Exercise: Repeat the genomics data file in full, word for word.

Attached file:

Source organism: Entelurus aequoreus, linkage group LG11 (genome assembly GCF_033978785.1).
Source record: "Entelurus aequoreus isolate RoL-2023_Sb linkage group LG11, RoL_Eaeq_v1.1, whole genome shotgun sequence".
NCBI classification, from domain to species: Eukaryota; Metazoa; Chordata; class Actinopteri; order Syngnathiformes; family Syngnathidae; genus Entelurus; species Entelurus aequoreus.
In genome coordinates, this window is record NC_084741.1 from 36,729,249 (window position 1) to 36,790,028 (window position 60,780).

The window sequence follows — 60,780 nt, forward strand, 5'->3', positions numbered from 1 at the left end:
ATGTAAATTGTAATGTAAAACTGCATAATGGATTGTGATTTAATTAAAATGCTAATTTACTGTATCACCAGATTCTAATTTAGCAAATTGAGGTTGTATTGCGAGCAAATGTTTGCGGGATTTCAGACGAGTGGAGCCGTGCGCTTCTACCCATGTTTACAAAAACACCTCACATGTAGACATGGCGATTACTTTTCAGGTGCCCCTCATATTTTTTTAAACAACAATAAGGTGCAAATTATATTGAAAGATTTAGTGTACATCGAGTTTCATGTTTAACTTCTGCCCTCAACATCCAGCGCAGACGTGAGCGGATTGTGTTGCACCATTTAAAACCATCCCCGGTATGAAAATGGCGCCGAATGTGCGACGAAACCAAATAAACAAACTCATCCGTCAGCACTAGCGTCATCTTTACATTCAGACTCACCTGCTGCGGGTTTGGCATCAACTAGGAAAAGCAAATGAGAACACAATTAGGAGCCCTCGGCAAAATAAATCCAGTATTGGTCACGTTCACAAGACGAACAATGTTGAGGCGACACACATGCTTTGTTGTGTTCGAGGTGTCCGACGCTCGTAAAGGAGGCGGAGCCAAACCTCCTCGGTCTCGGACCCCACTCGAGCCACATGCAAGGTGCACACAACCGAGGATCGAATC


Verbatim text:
Source organism: Entelurus aequoreus, linkage group LG11 (genome assembly GCF_033978785.1).
Source record: "Entelurus aequoreus isolate RoL-2023_Sb linkage group LG11, RoL_Eaeq_v1.1, whole genome shotgun sequence".
NCBI classification, from domain to species: Eukaryota; Metazoa; Chordata; class Actinopteri; order Syngnathiformes; family Syngnathidae; genus Entelurus; species Entelurus aequoreus.
In genome coordinates, this window is record NC_084741.1 from 36,729,249 (window position 1) to 36,790,028 (window position 60,780).

The window sequence follows — 60,780 nt, forward strand, 5'->3', positions numbered from 1 at the left end:
ATGTAAATTGTAATGTAAAACTGCATAATGGATTGTGATTTAATTAAAATGCTAATTTACTGTATCACCAGATTCTAATTTAGCAAATTGAGGTTGTATTGCGAGCAAATGTTTGCGGGATTTCAGACGAGTGGAGCCGTGCGCTTCTACCCATGTTTACAAAAACACCTCACATGTAGACATGGCGATTACTTTTCAGGTGCCCCTCATATTTTTTTAAACAACAATAAGGTGCAAATTATATTGAAAGATTTAGTGTACATCGAGTTTCATGTTTAACTTCTGCCCTCAACATCCAGCGCAGACGTGAGCGGATTGTGTTGCACCATTTAAAACCATCCCCGGTATGAAAATGGCGCCGAATGTGCGACGAAACCAAATAAACAAACTCATCCGTCAGCACTAGCGTCATCTTTACATTCAGACTCACCTGCTGCGGGTTTGGCATCAACTAGGAAAAGCAAATGAGAACACAATTAGGAGCCCTCGGCAAAATAAATCCAGTATTGGTCACGTTCACAAGACGAACAATGTTGAGGCGACACACATGCTTTGTTGTGTTCGAGGTGTCCGACGCTCGTAAAGGAGGCGGAGCCAAACCTCCTCGGTCTCGGACCCCACTCGAGCCACATGCAAGGTGCACACAACCGAGGATCGAATC